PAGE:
"We felt that a lot of people just didn't get it. That's a bit of a cop-out, to say 'you're playing it wrong' - it was just as much our fault as anyone else's. We know our tutorial stuff wasn't the strongest, but it's so hard to do tutorials for a game like this. Games like Team Fortress 2 are only just adding tutorial sections, and that's just to tell you how to switch weapons and fire. There's so much more in APB."
Tutorials are certainly welcome. APB is a difficult and complicated game with a highly skilled core audience. Poor matchmaking and a lack of signposting blighted the 2010 release, partly a result of time running out as the release date approached.
"We were still finishing off pretty much core features right until the end," Stevenson recollects of Realtime. "Finishing rather than polishing, which is maybe partly why things went wrong. Now, we know the core game works; now it's about asking the community what they want."
Listening to players has been a vital part of the process of resurrecting the game. I ask Michael Boniface how much of the work on APB Reloaded has been a result of player feedback.
"Probably about 70 per cent. Really high. We were very focused on the community, right from the outset."
"Before we even looked at the revenue models within the game, the important thing was to get from the product we had to the product we wanted. Essentially, with a F2P game, if it's not fun you don't make any money, no matter how your charging structure works."
Ultimately, as soon as you give people the option to just wear pants and paint their body red and run around, that's exactly what they're going to do Jack Oakman, art director, Reloaded Productions "I think it's funny, you get a certain amount of...aggressive feedback, shall we say, on certain elements of the game. What we've found is that the most aggressive ones - the ones who are coming in and saying, 'I can't believe you think you can charge this for that, I'll never play your game again' - when you investigate and find out who they are, they've been premium since day one. They've bought everything in the marketplace. They play the game all the time."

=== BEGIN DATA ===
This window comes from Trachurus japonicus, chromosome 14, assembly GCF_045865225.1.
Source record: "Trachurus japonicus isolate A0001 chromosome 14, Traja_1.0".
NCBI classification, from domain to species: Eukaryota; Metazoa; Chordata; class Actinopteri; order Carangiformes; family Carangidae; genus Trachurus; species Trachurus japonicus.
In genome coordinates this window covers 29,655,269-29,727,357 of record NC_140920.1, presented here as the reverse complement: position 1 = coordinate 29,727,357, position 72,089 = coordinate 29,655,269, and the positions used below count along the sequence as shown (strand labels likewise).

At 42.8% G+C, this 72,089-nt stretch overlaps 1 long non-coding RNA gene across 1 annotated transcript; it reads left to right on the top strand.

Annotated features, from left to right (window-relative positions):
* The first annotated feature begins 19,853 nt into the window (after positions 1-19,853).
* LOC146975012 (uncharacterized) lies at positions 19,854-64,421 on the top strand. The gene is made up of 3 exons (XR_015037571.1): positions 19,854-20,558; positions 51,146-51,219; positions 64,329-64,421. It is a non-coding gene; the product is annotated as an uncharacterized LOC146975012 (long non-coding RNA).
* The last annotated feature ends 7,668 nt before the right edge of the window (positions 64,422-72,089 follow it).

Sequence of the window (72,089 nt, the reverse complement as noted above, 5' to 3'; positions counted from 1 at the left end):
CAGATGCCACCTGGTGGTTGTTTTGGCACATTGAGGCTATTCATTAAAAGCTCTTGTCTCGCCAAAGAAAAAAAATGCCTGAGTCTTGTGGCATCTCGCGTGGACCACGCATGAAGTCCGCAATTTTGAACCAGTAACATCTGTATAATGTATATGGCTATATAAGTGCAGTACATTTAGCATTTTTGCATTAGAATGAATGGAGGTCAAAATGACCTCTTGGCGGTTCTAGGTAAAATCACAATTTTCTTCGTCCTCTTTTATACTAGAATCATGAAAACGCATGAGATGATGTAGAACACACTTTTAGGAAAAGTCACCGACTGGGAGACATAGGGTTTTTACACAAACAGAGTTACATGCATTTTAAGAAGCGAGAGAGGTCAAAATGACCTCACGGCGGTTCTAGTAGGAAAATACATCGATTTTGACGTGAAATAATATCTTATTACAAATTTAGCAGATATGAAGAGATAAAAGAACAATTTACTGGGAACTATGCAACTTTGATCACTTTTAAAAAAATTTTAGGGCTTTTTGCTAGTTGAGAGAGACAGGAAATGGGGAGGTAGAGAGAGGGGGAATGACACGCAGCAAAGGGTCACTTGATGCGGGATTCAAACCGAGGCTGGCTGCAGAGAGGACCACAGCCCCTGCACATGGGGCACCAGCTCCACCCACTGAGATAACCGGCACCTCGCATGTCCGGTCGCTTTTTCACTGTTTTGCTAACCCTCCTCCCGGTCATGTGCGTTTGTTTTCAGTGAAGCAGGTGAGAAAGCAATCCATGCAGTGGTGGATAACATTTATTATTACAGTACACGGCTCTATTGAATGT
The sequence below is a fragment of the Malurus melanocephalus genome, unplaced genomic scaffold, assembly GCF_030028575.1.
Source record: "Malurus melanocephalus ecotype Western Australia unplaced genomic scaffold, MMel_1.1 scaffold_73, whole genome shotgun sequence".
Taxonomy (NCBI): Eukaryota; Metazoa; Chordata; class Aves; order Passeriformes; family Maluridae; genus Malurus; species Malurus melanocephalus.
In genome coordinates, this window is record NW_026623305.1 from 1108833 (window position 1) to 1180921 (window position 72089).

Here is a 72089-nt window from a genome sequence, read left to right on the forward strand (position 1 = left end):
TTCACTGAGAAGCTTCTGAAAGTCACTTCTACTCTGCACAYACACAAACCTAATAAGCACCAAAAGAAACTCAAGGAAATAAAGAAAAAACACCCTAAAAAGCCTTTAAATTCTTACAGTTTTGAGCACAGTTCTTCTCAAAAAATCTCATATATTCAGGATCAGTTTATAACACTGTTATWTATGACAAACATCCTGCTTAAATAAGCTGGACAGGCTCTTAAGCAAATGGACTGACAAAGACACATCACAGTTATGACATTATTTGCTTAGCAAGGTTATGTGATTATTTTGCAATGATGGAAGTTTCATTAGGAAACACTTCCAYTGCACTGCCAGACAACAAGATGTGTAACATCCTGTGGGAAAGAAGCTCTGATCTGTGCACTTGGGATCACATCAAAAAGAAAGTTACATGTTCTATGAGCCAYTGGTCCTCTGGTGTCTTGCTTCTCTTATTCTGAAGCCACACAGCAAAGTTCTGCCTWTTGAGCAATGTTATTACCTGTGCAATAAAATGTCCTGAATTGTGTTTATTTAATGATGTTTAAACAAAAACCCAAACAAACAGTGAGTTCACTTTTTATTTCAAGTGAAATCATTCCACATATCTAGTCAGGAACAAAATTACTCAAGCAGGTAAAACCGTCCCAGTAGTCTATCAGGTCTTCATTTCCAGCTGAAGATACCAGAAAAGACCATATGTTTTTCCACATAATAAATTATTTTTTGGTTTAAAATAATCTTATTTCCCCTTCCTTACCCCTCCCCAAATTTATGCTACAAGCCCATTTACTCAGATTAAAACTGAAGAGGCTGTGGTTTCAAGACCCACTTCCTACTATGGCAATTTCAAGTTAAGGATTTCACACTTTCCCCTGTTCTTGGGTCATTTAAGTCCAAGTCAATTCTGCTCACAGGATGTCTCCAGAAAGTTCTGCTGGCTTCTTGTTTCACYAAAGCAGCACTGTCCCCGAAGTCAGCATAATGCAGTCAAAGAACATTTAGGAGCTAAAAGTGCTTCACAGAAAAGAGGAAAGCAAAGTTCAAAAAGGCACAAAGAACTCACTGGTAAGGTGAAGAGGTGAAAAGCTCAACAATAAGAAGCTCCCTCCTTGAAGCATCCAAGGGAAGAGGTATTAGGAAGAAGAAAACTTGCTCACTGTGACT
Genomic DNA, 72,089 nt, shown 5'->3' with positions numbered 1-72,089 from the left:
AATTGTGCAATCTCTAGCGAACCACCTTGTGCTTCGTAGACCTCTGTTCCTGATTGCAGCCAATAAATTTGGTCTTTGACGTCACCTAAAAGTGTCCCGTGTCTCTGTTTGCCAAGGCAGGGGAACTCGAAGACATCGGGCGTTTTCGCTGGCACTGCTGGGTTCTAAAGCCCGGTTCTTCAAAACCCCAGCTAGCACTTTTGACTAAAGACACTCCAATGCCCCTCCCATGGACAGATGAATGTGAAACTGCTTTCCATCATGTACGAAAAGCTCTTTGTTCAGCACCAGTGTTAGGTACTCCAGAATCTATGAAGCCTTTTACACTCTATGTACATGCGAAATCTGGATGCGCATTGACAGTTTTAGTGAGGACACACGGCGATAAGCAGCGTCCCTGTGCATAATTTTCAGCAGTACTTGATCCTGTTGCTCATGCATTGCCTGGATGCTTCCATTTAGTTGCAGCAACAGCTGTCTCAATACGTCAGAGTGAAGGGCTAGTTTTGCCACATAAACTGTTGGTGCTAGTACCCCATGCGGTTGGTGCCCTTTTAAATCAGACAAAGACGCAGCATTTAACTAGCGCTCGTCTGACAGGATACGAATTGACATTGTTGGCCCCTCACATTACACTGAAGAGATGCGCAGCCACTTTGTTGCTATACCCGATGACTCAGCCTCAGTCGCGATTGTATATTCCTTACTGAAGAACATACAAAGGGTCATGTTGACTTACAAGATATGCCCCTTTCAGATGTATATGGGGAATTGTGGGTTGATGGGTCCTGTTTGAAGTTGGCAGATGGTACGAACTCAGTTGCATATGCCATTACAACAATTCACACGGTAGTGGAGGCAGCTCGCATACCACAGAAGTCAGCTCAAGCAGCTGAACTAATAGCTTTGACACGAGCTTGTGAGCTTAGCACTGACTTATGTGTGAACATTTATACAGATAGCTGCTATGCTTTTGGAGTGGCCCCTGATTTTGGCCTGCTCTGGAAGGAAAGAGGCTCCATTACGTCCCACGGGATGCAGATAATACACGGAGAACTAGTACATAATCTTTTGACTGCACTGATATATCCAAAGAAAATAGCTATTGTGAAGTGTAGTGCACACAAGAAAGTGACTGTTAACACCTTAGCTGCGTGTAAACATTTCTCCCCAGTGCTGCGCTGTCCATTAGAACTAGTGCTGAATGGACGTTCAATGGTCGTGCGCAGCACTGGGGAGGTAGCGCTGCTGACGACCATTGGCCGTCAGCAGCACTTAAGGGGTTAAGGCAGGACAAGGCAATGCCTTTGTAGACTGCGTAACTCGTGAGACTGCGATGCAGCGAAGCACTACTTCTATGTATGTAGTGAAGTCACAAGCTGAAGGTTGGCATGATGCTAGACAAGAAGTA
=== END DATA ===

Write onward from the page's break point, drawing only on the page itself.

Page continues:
"I think that because it's free to play, people feel in control of their purchases. That's the point."
Art director Jack Oakman agrees, adding that proper engagement with customers has done more than just fix bugs, it's also changed the fundamental way that the company looks at the game, loosening some of the authorial intent to allow players more freedom and ownership.
"We're a lot more focused on what the players are telling us and what they want," he says of the "reloading" process."
"Since we got here we've been trying to find those meaningful assets that take you from a character that's a customisation, to something that's a character in its own right. So, the beret, the cigar hanging out of the mouth, the eye patches and so on. Letting the character be someone you want to be."
"We're coming to realise, as APB moves on, that you can dress it up as a gritty crime thriller all you like - ultimately as soon as you give people the option to just wear pants and paint their body red and run around, that's exactly what they're going to do. So that illusion can only be sustained to a certain degree. It's kind of an interesting experiment as we develop, in trying to sort of embrace all of the beauty of what customisation means to a player, but also at the same time create a context which at the same time seems viable, credible."
"There can't really be a defined experience if you give people that much control over how they present themselves. Gone is the running street battle in Heat. I mean, you can have it, but there are going to be people dressed as penguins."
Again, Oakman sees the passion and engagement of the team at Reloaded Productions as the key to the game's future. APB's original incarnation was a job half done, he says, but refinement had always been part of the gameplan.
"We're definitely more focused, more agile now. We have to be. With big companies, when there's so many chains of communication, it's not really surprising that the message can get slowed down a lot. I think anyone who's worked anywhere can appreciate that. So certainly we are much more autonomous in this role. In our ability to drive what we're doing."
"But of course that has to come from understanding your game. We've got the right team to do it. There's not one person in this office who doesn't understand what we're about, who doesn't have love for this project, to make it what it was always supposed to be. APB was always supposed to be iterated upon. This stuff was always supposed to happen. When it didn't, that came as a huge surprise, because that's what we'd been working towards."